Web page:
“We believe some provinces are safe… We can withdraw foreign troops from these cities… which can then encourage an overall timetable,” the prime minister said.
However, Mr Jaafari tempered his comments, saying Iraq is still working towards taking over command of security operations.
“There is a plan and a threshold that the security forces, whether interior or defence, have to meet in terms of the growth in their capabilities.”
Appearing at a joint conference with the Iraqi PM, visiting US Deputy Secretary of State Robert Zoellick repeated assurances that American troops will stay on until Iraqi forces are ready.
Mr Zoellick also encouraged the Iraqi government to focus on the task of completing a draft constitution by the August 15 deadline.
In Washington, US Defence Secretary Donald Rumsfeld played down speculation that US and British officials have drawn up plans for reducing their troops in Iraq from next year.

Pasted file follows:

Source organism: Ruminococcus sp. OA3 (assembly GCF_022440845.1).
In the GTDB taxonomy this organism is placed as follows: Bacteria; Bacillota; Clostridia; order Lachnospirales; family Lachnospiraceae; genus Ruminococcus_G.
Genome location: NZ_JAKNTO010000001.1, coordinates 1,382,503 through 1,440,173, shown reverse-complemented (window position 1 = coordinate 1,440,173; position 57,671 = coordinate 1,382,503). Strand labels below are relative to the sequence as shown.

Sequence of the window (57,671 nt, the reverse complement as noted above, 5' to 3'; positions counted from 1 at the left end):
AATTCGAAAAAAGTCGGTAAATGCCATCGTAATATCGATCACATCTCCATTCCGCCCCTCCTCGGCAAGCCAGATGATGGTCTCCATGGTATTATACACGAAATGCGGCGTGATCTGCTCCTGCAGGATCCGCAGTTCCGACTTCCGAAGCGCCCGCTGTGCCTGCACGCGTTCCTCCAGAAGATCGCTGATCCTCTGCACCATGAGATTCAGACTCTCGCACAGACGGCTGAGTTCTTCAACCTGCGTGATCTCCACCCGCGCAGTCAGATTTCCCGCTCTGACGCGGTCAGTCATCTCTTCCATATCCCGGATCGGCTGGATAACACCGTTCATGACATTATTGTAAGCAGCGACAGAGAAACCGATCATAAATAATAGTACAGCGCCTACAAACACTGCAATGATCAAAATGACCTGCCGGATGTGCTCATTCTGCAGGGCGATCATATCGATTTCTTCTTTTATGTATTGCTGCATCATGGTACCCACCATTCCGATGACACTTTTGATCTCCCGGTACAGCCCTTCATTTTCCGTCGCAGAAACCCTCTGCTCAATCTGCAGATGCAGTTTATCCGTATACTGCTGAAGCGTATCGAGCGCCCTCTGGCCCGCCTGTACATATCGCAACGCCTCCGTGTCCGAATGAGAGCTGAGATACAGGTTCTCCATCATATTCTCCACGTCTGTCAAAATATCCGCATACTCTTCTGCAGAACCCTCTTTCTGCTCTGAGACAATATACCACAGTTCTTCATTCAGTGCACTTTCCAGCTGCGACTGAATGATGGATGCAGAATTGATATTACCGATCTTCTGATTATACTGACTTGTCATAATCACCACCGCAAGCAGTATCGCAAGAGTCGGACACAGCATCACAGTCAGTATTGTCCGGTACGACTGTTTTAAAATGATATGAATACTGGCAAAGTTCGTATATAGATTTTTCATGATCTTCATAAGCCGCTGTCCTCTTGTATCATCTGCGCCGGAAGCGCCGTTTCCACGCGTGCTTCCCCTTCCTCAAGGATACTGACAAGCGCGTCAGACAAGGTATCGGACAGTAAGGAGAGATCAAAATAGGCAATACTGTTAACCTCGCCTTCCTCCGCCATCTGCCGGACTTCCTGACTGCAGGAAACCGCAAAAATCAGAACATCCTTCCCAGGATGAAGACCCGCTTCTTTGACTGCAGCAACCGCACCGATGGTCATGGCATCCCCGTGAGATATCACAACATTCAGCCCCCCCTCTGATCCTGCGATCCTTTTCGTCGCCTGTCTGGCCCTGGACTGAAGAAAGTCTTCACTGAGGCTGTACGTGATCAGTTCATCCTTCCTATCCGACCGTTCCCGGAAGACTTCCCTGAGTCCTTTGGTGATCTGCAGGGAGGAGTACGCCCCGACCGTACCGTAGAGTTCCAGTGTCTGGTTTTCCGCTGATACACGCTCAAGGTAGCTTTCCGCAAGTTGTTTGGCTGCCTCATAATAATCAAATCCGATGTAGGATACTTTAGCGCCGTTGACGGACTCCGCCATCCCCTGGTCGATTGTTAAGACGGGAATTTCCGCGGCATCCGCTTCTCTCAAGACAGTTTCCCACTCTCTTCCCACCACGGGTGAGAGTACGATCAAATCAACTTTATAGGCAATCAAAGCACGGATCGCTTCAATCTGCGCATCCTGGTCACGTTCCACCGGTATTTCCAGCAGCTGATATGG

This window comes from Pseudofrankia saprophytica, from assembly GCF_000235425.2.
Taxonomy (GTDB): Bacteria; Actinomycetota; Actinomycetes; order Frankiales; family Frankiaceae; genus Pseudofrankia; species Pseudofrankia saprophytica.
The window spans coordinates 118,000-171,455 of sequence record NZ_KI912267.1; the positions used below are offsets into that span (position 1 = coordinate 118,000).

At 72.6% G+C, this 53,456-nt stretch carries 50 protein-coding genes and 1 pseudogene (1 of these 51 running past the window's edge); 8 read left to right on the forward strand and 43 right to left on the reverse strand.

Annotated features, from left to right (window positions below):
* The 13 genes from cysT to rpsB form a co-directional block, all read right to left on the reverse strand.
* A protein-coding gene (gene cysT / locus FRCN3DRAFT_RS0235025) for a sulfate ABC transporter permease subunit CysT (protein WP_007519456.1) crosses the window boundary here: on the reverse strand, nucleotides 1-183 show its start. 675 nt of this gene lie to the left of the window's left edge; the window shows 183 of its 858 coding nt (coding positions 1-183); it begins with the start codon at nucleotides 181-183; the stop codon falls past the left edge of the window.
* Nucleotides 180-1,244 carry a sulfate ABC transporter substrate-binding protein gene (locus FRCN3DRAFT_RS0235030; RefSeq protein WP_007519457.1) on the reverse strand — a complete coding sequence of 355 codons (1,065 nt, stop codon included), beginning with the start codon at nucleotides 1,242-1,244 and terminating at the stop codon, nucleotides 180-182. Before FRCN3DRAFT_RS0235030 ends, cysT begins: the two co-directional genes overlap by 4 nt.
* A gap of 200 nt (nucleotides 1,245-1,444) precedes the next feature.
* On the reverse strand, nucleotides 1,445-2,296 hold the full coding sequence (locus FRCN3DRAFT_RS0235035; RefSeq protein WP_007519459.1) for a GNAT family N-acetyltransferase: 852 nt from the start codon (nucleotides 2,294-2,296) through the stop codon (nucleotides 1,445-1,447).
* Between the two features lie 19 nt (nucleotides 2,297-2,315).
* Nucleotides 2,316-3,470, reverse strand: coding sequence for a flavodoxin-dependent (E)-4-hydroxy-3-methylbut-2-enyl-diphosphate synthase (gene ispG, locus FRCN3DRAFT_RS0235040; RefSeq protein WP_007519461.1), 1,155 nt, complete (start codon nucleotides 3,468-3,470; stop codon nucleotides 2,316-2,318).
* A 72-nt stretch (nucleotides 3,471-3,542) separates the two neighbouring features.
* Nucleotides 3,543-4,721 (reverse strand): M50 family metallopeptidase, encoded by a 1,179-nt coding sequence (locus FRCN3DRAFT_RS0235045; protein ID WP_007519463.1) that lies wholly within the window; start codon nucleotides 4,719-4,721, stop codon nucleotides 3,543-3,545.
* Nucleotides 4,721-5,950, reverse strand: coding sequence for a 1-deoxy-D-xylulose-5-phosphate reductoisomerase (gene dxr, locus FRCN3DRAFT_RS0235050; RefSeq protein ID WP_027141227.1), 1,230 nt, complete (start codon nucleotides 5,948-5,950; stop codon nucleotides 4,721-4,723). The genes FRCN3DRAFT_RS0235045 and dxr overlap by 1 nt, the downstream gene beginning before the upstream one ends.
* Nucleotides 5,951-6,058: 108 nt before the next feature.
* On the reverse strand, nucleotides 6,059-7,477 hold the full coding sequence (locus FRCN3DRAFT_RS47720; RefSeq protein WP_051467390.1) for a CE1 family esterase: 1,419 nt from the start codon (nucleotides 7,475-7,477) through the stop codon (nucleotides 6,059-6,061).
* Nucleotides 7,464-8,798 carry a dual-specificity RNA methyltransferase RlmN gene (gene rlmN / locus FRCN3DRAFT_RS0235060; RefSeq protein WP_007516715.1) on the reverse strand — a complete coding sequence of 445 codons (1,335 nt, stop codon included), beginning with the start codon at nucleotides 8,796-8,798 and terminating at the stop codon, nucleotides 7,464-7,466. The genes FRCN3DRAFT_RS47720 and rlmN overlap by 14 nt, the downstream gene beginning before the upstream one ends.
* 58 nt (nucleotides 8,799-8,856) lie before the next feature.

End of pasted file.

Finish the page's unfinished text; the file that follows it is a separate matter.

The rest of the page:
He said that while it was “responsible and plausible” for planners to examine downsizing the military commitment to Iraq, “recommendations have not been made by the battlefield commanders, they’ve not been made to me, I’ve not made those recommendations, I’ve not discussed it with Dick Myers, we’ve not discussed it with the president (George W Bush).”
Mr Rumsfeld’s comments follow the publication by Britains’ Mail on Sunday of a leaked document by British Defence Secretary John Reid which reportedly suggested Washington hoped to cut US-led troop levels from 176,000 to 66,000 by early 2006.
In a sign of growing confidence, Iraqi authorities have announced the easing of the curfew in Baghdad and its suburbs by one hour.
Residents, who since November have been kept indoors during the hours from 11pm to 5am (local time), will now be able to move around in the capital until midnight.
Fewer car bombings have been reported in the city since the start of a massive security operation involving more than 40,000 Iraqi police and soldiers in May.
However, Prime Minister Jaafari has warned against complacency, saying the country must brace for even larger attacks as Iraq rebuilds.
“The killing of the late Ihab al-Sherif (Egypt’s top envoy to Iraq) was nothing but an expression of the success of the political process.” Mr Jaafari said.
“So we must prepare ourselves that every time we make progress in the process and every time we make big achievements, the reaction will be big.”